Speaking for myself, I was thrilled when my then-3 year old started to identify as a girl, because her sex is female, and having a sex and gender that match is infinitely easier. She also loves chasing games and playing with trucks - once, in a toy store, she was looking at a truck longingly and then stopped herself because "only boys can play with trucks." Again we see the socialisation of gender: this is a concept that came to her through her friends at preschool; even at her young age, peer pressure is strong to conform to 'girl toys.'

    Our 2 year old who is biologically male does not have a clear gender identity yet. The law of averages tells us he'll identify as a boy. But he has a 4 year old cousin who is biologically female, but identifies as a boy. He has a great-uncle who is genetically female. He has two parents who have done Queer Studies and Women's Studies up the wazoo and don't particularly care, either way (although we hope he identifies as a boy because we want our kids to have an easy life).

    And of course sexual identity is another kettle of fish altogether.

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  20. "We start to socialise our children into gender at an incredibly young age, usually without even realising it; but that doesn't mean these things are natural or inherent."

    Excellent point. The "without even realising it" part is particularly important to this discussion. I think we agree more than you realize. :)

    As for being disgusted, I wouldn't have blamed you at all - I was disgusted with myself. Which was really the whole point! I can assure you it wasn't the end of the discussion, and was only one comment in a long line of conversations I have had and will continue to have with my son regarding gender and cultural constructs.

    (And on an unrelated note, why is it that the only disparaging comments I get are from people posting anonymously? It's very frustrating!)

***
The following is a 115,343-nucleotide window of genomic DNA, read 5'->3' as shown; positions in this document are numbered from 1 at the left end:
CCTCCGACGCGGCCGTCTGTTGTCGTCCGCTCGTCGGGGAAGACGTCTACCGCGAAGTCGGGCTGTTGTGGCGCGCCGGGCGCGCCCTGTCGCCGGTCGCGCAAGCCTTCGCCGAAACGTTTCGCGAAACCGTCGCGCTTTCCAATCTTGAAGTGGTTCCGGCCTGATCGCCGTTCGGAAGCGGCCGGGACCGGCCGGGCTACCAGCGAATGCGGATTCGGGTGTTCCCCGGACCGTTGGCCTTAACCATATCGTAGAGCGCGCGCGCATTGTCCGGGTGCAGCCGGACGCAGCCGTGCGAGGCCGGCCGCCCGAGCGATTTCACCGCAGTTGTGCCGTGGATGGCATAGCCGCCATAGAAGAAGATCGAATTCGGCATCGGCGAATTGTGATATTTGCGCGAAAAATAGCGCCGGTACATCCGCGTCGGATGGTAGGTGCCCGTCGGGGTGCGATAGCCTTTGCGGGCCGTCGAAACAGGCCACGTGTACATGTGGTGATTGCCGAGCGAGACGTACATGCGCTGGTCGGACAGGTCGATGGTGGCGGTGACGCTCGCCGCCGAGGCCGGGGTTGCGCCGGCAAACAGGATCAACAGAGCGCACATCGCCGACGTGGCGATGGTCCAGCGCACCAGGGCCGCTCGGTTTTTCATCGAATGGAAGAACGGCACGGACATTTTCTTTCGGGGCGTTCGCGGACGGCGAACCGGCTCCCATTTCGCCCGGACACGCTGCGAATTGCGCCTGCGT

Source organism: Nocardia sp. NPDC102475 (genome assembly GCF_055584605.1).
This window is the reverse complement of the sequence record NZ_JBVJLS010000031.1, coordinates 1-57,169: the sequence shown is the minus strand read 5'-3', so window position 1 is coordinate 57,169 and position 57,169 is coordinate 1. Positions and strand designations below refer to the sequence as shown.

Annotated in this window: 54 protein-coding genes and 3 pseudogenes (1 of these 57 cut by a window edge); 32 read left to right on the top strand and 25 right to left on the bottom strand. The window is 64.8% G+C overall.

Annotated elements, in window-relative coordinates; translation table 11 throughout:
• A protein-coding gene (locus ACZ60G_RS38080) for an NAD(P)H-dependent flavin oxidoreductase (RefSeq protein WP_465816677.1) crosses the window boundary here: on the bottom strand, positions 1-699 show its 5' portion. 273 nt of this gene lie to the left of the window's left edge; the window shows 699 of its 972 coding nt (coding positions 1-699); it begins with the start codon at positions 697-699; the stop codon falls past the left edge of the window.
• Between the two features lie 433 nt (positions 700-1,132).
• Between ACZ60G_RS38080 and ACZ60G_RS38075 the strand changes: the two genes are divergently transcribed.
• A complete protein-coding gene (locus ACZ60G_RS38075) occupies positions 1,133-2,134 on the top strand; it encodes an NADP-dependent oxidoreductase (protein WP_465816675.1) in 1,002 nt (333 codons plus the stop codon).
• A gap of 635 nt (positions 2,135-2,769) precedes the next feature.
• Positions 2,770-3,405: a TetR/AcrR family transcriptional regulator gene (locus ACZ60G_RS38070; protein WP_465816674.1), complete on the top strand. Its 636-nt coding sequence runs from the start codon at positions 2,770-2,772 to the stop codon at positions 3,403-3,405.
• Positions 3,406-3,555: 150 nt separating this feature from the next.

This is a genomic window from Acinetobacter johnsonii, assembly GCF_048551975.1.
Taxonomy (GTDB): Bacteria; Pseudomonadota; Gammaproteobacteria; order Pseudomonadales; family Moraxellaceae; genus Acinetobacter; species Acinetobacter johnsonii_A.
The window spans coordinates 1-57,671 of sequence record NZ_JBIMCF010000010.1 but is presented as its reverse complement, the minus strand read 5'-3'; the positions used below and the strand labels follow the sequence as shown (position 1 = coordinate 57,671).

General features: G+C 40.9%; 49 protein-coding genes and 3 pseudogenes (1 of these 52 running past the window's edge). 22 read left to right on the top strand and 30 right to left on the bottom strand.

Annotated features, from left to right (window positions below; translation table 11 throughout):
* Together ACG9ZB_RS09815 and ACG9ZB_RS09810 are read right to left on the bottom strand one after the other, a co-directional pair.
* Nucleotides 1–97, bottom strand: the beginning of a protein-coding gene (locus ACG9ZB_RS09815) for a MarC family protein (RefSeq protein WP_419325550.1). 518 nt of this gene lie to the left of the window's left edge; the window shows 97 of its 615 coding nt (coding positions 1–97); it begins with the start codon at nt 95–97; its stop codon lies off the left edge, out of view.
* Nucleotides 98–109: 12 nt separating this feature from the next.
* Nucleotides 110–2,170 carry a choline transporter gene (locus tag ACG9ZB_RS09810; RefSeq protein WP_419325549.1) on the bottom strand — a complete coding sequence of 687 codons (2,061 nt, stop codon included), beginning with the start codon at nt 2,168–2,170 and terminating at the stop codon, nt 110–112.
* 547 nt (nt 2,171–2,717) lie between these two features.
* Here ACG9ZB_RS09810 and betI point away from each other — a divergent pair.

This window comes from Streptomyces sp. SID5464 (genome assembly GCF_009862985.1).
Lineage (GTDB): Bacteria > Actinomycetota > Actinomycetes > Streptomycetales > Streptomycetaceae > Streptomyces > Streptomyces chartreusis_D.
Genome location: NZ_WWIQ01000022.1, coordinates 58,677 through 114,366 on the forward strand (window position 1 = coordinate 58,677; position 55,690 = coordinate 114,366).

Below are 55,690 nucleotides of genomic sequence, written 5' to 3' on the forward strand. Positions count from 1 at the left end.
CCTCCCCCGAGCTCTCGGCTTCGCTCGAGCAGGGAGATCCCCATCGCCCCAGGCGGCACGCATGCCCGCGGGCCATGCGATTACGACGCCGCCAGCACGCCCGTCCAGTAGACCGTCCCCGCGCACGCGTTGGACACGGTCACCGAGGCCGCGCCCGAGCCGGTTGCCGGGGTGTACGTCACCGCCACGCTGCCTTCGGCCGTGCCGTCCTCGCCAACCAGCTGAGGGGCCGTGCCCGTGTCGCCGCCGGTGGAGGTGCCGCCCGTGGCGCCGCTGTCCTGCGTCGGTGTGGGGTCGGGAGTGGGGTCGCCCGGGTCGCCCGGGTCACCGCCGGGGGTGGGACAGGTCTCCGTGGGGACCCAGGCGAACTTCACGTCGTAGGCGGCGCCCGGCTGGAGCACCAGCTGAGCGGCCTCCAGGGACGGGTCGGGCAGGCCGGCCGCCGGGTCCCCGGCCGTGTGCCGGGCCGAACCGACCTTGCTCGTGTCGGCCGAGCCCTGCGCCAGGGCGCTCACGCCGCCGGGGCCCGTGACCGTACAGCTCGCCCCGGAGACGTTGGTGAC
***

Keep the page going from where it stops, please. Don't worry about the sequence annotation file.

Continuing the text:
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  21. One last comment - regarding boys and their 'natural' energy - If any child is disruptive to others, you are doing that child a disservice to dismiss it as "natural boy energy". Children must be taught that destroying other people's property is NOT acceptable - nor is disrupting a classroom. This is not a gender thing; you are doing your boy a disservice if you see it in those terms. It is simply a part of teaching children to be respectful adults. It's like parents of children with disabilities who let the kids run wild because "he's special needs" - so freaking what? Your kid can still be taught that some behaviors are unacceptable. That isn't you 'impeding' his natural self; it's you respecting the rest of society.

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  22. Regarding the parents keeping their child's sex private, of course it is their right to do so. I would never suggest otherwise. I was questioning not their right, but rather the wisdom of it.

    I am aware of the difference between gender and sex, which is why I only referred to "sex" in regards to the parents who were keeping the sex of their child private. The rest of the time I was discussing gender. Sex is a very technical straight-forward term, whereas gender is the topic I was discussing.

    Where we do seem to disagree is whether gender identification can be set at such young ages. Gender seems to be very fluid for the first several years of life, so to have a four year old with the self-awareness necessary to identify as a gender different from his or her sex seems questionable, more a construct of environment than self-identity. I speak as one who has a child that age.